Non-profit ‘AHIVOY’ empowers vineyard stewards

Hispanic Heritage Month

PORTLAND, Ore. (KOIN) — Alejandro Avalos has been cultivating wine grapes in the Willamette Valley for 8 years.

He began working for Montinore Estate in 2012. Since then, Avalos worked his way from crew member to vineyard supervisor. He knows firsthand the hard work that goes into the job.

“It’s hard work, but I love agriculture,” he said. For him, it’s a growing passion.

“I grew up farming with my family and I want to pursue my viticulture knowledge and hopefully own a small vineyard,” Avalos said.

Beyond tending to grapes, Avalos is tending to his future, with the help of local non-profit AHIVOY (Asociación Hispana de la Industria del Vino en Oregon y Comunidad) .

“AHIVOY empowers vineyard stewards to move forward in the wine industry,” Sofia Torres-McKay, the owner of Cramoisi Vineyard, said.

In 2019, Torres-McKay co-founded AHIVOY, along with Miguel Lopez of Red Dirt Vineyard Labor, Jesus Guillen the late winemaker for White Rose Estate and Guillén Family Wines, and Guillen’s wife Yuliana. The organization was founded on the idea of empowering vineyard workers in areas like wine education and professional development training.

“90% of the people that work in the fields are Hispanic and it is important to give them this opportunity and the tools and knowledge,” McKay said. “I always tell them education is the foundation to grow and improve their lives.”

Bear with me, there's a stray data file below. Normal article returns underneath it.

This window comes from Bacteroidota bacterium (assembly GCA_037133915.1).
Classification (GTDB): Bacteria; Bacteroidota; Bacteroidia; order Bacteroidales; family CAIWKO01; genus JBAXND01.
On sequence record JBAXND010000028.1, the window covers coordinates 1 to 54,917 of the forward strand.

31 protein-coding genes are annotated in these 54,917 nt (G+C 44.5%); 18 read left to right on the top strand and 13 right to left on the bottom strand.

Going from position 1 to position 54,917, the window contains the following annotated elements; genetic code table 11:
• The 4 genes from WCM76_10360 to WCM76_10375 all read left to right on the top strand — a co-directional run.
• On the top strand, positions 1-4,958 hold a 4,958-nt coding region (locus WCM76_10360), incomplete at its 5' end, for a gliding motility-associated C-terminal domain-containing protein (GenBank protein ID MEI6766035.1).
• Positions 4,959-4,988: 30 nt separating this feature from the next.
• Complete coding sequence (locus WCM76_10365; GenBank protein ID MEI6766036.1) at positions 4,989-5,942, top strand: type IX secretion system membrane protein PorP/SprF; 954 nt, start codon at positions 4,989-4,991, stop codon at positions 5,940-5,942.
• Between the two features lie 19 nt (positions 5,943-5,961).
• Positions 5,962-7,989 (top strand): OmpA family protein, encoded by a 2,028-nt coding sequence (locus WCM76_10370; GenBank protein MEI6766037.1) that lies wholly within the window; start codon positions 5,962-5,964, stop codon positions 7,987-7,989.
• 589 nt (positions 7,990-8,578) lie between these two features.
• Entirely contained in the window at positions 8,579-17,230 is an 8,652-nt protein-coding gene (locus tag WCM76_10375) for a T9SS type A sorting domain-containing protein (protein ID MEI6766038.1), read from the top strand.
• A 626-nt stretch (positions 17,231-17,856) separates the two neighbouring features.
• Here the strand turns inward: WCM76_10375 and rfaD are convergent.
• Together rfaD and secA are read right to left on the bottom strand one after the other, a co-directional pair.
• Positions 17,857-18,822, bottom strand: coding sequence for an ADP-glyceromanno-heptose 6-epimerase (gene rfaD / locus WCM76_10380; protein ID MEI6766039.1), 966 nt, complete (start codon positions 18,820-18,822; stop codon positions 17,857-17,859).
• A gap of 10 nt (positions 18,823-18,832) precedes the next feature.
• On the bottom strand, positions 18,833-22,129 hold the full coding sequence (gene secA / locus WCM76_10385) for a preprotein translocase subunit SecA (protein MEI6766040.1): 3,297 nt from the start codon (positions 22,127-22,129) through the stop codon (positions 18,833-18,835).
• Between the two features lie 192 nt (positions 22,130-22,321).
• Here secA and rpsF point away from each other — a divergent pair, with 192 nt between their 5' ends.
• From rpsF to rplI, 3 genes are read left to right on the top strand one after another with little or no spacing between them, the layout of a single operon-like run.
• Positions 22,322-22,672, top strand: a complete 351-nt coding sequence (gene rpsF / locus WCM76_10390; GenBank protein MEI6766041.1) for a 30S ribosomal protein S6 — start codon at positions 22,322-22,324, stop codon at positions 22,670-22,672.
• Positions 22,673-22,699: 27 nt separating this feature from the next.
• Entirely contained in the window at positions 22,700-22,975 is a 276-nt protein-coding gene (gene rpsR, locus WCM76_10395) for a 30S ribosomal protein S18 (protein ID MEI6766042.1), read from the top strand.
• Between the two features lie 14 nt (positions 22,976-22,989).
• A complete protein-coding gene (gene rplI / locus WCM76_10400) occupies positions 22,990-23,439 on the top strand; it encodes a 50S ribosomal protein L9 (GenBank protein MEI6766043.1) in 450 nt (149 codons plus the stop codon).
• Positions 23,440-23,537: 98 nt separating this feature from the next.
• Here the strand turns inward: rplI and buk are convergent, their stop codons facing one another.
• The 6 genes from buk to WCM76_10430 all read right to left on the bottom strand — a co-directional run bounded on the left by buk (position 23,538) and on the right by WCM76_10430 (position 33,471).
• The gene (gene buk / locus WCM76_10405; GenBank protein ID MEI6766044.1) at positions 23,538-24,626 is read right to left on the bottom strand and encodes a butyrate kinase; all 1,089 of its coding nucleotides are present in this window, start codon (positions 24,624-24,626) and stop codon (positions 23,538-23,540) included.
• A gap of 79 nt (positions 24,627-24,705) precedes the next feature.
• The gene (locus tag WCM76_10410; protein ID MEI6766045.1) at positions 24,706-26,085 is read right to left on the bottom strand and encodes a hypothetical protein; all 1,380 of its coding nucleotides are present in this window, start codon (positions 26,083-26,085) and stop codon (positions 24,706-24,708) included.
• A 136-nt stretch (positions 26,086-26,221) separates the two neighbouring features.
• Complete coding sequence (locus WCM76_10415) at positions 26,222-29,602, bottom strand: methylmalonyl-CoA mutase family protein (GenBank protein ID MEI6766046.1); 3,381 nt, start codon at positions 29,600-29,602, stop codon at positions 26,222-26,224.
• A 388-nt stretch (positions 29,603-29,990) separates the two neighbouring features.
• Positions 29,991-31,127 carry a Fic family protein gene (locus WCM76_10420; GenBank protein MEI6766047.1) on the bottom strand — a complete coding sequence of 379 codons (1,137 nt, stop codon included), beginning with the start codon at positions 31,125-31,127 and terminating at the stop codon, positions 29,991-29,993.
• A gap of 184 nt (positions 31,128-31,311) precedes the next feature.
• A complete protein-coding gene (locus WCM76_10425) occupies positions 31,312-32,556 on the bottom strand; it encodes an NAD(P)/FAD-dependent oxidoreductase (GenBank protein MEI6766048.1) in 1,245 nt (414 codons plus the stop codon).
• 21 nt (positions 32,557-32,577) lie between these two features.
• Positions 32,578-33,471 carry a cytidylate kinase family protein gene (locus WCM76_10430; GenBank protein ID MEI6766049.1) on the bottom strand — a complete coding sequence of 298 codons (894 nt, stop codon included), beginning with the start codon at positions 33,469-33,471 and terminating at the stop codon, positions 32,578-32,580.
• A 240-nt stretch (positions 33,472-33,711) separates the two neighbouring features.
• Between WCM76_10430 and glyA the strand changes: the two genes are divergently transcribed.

In partnership with Chemeketa Community College in Salem, the non-profit developed a 16-week English-immersion professional training program for students, like Avalos, to enhance their technical skills and learn different aspects of the wine industry.

“They offer us different ways to look at the wine industry…viticulturist, sales, winemaking, marketing,” Avalos said. “Not only do we learn from the instructors at AHIVOY, but we also from each other, the students, we share ideas and personal experiences and we gain a lot from that.”

The non-profit helps cover student tuition expenses and wages during the time spent training, trimming down obstacles that Hispanic and Latinx vineyard workers face, so they can pursue their ambitions.

“We wanted to create diversity in all levels in the industry.. not only in the vineyard.We are around maybe ten Hispanic winery owners or winemakers in the whole Willamette [Valley] so we need to give them an opportunity or at least just that knowledge,” Torres-McKay said. They are here not only through the pandemic, middle of fires, and they’re here working, picking our grapes under these challenging times so we really have to appreciate and recognize their hard work.”

“AHIVOY is there for that extra push to help us empower ourselves. It’s really important to us and it shows that we feel appreciated,” Avalos said.

If you are interested in supporting AHIVOY or enrolling as a student, please contact AHIVOY.

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